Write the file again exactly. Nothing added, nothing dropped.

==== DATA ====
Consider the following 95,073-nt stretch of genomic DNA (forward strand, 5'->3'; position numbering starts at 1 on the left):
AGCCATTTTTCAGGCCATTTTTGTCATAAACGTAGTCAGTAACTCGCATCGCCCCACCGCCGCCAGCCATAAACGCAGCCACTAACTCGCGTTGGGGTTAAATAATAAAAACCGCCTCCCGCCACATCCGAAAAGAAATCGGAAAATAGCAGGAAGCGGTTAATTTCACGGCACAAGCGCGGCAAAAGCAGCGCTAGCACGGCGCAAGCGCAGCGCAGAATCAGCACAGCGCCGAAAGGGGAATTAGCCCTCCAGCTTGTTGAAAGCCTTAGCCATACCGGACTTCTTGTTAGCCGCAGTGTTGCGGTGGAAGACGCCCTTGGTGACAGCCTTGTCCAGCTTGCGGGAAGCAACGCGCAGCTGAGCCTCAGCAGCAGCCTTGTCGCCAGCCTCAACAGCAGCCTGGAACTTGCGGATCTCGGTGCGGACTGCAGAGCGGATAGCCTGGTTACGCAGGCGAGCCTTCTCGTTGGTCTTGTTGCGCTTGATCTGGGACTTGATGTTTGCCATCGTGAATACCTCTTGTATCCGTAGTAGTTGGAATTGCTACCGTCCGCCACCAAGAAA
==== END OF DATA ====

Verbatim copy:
Consider the following 95,073-nt stretch of genomic DNA (forward strand, 5'->3'; position numbering starts at 1 on the left):
AGCCATTTTTCAGGCCATTTTTGTCATAAACGTAGTCAGTAACTCGCATCGCCCCACCGCCGCCAGCCATAAACGCAGCCACTAACTCGCGTTGGGGTTAAATAATAAAAACCGCCTCCCGCCACATCCGAAAAGAAATCGGAAAATAGCAGGAAGCGGTTAATTTCACGGCACAAGCGCGGCAAAAGCAGCGCTAGCACGGCGCAAGCGCAGCGCAGAATCAGCACAGCGCCGAAAGGGGAATTAGCCCTCCAGCTTGTTGAAAGCCTTAGCCATACCGGACTTCTTGTTAGCCGCAGTGTTGCGGTGGAAGACGCCCTTGGTGACAGCCTTGTCCAGCTTGCGGGAAGCAACGCGCAGCTGAGCCTCAGCAGCAGCCTTGTCGCCAGCCTCAACAGCAGCCTGGAACTTGCGGATCTCGGTGCGGACTGCAGAGCGGATAGCCTGGTTACGCAGGCGAGCCTTCTCGTTGGTCTTGTTGCGCTTGATCTGGGACTTGATGTTTGCCATCGTGAATACCTCTTGTATCCGTAGTAGTTGGAATTGCTACCGTCCGCCACCAAGAAA